Switching from eating ‘land-hungry’ meat and dairy products to foods like beans, lentils and nuts could cut 16 years of CO2 emissions by 2050, expert said.
US researchers calculated that widespread adoption of such plant protein alternatives could free up land to support more ecosystems that absorb carbon.
Currently, about 83 percent of the world’s agricultural land is devoted to meat and dairy production, much of which produces only low yields.
Reducing this figure, the team said, is a better way to combat climate change than waiting for “ unproven ” large-scale technologies like atmospheric CO2 extractors.
Switching from eating ‘land-hungry’ meat and dairy products to foods like beans, lentils and nuts, pictured, could cut 16 years of CO2 emissions by 2050, expert says
“ The greatest potential for forest regrowth, and the climate benefits that this brings, exists in high and upper middle income countries, ” said New York University author and environmental scientist Matthew Hayek.
These, he added, are “places where cutting back on land-hungry meat and dairy products would have relatively minor impacts on food security.”
In their research, Professor Hayek and colleagues mapped the areas where land use for food production of animal origin has squeezed out native vegetation, such as forests.
This allowed the team to determine where a shift in our diet to more plant-based foods would allow natural ecosystems to be restored, offsetting global CO2 emissions in the process.
“We only mapped areas where seeds could naturally disperse, grow and multiply in dense, biodiverse forests and other ecosystems that remove carbon dioxide for us,” said Professor Hayek.
“Our results revealed more than 7 million square kilometers where forests would be wet enough to regrow and thrive naturally, collectively an area the size of Russia.”
The team concluded that – if the demand for land for meat production could be drastically reduced – the regrowth of vegetation in these locations could help sustain about 9-16 years of fossil fuel emissions by the middle of this century.
This would, in effect, double the planet’s so-called ‘carbon budget’ – the amount of fossil fuel emissions we can afford to release before we hit the 2.7 ° F (1.5 ° C) threshold temperature rise above pre- reach industrial level.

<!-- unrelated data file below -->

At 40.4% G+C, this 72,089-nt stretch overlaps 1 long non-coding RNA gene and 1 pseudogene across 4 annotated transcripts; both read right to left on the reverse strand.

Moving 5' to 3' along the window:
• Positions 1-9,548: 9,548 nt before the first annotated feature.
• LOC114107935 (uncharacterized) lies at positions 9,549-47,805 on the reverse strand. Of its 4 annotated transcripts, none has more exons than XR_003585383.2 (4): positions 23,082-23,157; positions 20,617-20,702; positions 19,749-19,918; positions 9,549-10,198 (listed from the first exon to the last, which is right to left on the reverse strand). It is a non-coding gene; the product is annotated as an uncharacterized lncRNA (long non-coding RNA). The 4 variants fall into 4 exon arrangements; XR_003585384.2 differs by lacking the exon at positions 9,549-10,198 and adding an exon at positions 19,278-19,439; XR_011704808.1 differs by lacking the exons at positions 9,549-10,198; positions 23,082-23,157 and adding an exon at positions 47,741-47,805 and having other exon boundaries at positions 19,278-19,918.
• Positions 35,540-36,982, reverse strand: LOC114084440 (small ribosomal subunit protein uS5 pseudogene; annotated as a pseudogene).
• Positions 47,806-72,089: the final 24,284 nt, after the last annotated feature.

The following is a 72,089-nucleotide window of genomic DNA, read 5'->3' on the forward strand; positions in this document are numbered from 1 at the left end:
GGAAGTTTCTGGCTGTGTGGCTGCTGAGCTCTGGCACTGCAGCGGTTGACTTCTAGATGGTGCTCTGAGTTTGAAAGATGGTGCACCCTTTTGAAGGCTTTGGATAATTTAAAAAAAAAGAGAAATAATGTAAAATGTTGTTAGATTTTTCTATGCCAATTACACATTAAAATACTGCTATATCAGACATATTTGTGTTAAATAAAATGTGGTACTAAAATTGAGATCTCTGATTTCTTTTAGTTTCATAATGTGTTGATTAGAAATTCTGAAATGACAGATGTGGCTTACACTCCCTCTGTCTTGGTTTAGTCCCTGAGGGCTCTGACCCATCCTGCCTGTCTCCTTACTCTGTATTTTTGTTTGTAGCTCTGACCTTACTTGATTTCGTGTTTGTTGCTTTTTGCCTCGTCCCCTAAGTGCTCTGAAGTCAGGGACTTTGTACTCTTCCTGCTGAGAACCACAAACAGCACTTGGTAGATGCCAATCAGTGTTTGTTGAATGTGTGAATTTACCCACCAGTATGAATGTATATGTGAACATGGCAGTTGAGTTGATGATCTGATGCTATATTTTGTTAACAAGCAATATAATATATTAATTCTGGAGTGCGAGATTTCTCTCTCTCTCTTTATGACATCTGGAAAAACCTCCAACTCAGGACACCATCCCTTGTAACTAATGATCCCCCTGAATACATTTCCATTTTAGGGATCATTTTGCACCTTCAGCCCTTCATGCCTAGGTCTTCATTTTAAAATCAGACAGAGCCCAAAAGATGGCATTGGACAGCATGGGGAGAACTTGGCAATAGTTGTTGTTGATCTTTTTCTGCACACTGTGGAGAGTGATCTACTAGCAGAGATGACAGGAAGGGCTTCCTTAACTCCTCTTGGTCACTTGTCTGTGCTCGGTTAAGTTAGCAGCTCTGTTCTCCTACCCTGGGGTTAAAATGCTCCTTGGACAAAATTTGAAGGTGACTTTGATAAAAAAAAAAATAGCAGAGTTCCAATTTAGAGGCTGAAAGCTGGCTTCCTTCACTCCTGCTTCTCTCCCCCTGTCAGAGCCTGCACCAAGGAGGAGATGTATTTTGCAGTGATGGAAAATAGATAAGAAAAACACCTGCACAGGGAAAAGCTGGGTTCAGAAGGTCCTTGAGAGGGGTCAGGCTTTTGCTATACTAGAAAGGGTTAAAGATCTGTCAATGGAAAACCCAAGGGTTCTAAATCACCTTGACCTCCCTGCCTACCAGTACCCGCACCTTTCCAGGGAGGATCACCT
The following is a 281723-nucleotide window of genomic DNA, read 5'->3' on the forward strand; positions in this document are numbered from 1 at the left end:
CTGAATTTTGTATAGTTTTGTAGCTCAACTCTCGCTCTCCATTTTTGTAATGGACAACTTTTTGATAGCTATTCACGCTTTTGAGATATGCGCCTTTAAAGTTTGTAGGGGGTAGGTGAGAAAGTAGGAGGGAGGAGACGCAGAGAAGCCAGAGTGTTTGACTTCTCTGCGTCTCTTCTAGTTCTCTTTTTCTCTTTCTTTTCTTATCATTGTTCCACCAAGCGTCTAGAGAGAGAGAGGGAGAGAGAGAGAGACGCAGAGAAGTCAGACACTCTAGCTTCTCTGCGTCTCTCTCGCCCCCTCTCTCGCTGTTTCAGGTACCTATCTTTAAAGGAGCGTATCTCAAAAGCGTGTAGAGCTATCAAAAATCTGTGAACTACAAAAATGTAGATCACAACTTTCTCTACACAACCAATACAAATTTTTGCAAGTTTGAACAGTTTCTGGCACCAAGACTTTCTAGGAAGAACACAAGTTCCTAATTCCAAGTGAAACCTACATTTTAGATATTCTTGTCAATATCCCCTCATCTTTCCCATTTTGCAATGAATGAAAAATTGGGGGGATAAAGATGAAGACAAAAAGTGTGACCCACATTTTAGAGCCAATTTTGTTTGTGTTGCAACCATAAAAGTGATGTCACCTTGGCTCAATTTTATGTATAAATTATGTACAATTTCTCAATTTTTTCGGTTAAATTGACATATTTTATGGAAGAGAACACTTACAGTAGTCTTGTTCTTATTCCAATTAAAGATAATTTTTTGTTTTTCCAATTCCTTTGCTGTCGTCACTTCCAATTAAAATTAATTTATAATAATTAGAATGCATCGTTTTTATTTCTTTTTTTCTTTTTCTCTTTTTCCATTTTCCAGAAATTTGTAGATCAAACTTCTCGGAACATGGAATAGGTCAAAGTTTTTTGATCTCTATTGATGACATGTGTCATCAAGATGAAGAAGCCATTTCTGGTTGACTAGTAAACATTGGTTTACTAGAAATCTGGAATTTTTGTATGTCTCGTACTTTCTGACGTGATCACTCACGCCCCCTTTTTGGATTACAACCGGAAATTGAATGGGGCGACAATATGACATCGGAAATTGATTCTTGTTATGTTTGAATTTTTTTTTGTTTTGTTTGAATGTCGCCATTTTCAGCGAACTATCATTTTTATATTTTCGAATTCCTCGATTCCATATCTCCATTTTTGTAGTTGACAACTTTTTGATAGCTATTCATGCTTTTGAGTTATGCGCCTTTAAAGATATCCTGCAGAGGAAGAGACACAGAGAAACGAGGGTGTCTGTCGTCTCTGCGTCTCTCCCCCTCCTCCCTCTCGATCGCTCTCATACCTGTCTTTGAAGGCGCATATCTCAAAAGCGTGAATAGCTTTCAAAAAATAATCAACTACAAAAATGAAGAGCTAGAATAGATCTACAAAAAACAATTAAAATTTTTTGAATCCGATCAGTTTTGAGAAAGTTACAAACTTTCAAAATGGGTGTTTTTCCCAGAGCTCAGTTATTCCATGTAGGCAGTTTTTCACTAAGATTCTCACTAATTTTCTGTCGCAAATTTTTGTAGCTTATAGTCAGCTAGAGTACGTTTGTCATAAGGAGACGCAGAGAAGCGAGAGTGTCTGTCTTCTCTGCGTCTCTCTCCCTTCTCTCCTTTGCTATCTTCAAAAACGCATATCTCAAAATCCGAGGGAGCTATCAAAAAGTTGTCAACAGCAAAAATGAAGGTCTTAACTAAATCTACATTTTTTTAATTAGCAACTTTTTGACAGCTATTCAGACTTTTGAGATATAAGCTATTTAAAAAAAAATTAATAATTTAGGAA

Exceeding this limit is expected to result in a significant increase in the number of serious impacts of climate change, including drought and sea level rise.
“We can think of shifting our eating habits to country-friendly diets as a complement to energy shifting, rather than as a substitute,” said Professor Hayek.
“Restoring native forests could give countries much-needed time to transition their energy networks to renewable, fossil-free infrastructure.”
Professor Hayek and his colleagues mapped areas of the world where land use for food production of animal origin has squeezed out native vegetation, such as forests. This allowed the team to determine where a shift in our diets to more plant-based foods would allow natural ecosystems to be restored and carbon removed from the atmosphere – as pictured above, with darker greens representing more carbon storage potential.
The findings could help locally targeted interventions, where appropriate, to help mitigate the effects of climate change, the team suggested.
“Land use is all about tradeoffs,” added author and ecosystem scientist Nathan Mueller of Colorado State University in Fort Collins.
“While the potential for ecosystem restoration is significant, extensive animal farming is culturally and economically important in many regions around the world.”
Ultimately, our findings could help target places where restoring ecosystems and halting ongoing deforestation would have the greatest carbon benefits.
Restoring natural ecosystems could have other benefits as well, the team said.
“Reduced meat production would also benefit water quality and quantity, habitat and wildlife biodiversity,” explains William Ripple of Oregon State University in Corvallis.
“We now know that intact, functioning ecosystems and suitable wildlife habitats help reduce the risk of pandemics,” added Harvard Law School author and environmental scientist Helen Harwatt.
“In combination with reduced livestock numbers, recovery reduces disease transmission from wild animals to pigs, chickens and cows, and ultimately to humans.”
The full findings of the study have been published in the journal Sustainability of nature.
HOW EATING MEAT AND MILK PRODUCTS CAN DAMAGE THE ENVIRONMENT
Eating meat, eggs and dairy products is harmful to the environment in several ways.
Cows, pigs and other farm animals release enormous amounts of methane into the atmosphere. Although there is less methane in the atmosphere than other greenhouse gases, it is about 25 times more effective than carbon dioxide at retaining heat.
Raising livestock also means converting forests to agricultural land, which means cutting down CO2-absorbing trees, further contributing to climate change. More trees are being felled to convert land into crops, as about a third of all grain produced in the world is used to feed animals raised for human consumption.
Factory farms and crop cultivation also require massive amounts of water, using 542 liters of water to produce just one chicken fillet.
In addition, the nitrogenous fertilizer that is used on crops contributes to the emission of laughing gas. Nitrous oxide is about 300 times more effective at retaining heat in the atmosphere. These fertilizers can also end up in rivers, which further increases pollution.
Overall, studies have shown that becoming a vegetarian can cut carbon emissions from food by half. Going vegan can reduce this even further.